Commentary: How Obama's education reform looks to Idaho

The Idaho StatesmanFebruary 3, 2011 

President Obama has challenged the nation to prepare 100,000 new teachers in the next decade.

Idaho schools superintendent Tom Luna’s education reform plan hinges upon cutting 770 teaching jobs over two years.

I was struck by the contrast. And as the Legislature prepares for a defining debate over the future of its schools, I was struck by Obama’s State of the Union address Tuesday night, and the time and focus the president devoted to education issues.

Obama’s education agenda isn’t far removed from Idaho’s agenda.

Obama touted his “Race to the Top” grant program; Luna sought money for Idaho, unsuccessfully.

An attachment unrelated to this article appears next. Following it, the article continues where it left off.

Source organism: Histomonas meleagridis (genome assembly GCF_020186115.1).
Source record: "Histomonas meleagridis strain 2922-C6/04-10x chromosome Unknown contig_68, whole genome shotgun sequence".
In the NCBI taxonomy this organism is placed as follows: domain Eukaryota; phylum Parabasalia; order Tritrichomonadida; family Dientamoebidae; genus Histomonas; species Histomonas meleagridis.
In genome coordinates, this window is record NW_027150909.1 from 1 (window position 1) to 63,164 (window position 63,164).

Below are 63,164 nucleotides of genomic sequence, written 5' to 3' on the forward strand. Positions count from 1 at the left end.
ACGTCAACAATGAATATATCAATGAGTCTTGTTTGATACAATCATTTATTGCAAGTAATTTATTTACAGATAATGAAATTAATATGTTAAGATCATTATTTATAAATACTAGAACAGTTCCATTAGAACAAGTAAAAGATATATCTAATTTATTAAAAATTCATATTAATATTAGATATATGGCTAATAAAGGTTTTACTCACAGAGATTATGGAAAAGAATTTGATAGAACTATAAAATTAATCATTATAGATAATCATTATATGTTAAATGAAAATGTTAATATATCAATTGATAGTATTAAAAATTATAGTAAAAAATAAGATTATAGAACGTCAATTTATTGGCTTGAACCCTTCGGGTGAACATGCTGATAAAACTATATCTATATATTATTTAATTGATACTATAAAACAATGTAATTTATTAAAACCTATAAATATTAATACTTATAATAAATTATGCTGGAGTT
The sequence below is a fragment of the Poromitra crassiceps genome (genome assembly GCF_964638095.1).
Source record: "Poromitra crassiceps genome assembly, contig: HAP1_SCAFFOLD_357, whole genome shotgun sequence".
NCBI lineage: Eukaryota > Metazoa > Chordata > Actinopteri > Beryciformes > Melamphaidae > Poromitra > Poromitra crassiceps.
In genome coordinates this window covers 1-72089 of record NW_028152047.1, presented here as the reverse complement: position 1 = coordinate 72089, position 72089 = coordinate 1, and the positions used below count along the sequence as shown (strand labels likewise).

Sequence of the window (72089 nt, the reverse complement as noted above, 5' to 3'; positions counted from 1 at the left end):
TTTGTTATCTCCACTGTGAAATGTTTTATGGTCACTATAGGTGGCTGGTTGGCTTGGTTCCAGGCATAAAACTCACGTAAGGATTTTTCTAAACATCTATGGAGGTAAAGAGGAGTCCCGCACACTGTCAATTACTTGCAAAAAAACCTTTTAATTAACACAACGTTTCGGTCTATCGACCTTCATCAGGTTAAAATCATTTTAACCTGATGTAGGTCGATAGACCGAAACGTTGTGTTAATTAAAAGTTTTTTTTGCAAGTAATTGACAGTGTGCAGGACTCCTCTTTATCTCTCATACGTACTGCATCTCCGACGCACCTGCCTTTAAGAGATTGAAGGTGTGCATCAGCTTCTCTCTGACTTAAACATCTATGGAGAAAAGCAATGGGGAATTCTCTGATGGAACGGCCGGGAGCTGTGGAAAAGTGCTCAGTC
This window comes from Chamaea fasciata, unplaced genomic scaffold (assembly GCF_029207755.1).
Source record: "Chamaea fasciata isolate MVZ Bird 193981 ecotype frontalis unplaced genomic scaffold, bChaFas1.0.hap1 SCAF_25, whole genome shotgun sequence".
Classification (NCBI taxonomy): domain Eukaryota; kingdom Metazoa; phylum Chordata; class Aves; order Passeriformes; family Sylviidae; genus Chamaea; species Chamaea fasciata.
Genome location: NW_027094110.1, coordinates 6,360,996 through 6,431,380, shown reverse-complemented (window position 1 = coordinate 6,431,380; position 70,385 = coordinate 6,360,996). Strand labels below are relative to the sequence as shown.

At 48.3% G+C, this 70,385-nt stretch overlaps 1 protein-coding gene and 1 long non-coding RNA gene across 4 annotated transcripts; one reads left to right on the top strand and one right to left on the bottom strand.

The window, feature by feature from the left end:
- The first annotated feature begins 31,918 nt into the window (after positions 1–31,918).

Obama took George W. Bush’s No Child Left Behind education law — unpopular even in Republican Idaho — and introduced it to the underside of the bus. Obama promised to replace NCLB with a law “that’s more flexible and focused on what’s best for our kids.”

Obama touted postsecondary education in terms much like the J.A. and Kathryn Albertson Foundation’s “Go On” ad campaign.

While cash-strapped Idaho has taken small steps to increase college scholarships, Obama pushed Congress to make permanent a four-year $10,000 tuition tax credit. (A noble goal, but what gets cut to fit this into Obama’s five-year freeze on domestic spending?)

When it comes to merit pay, this Obama line could have easily been a Luna line. “We want to reward good teachers and stop making excuses for bad ones.”

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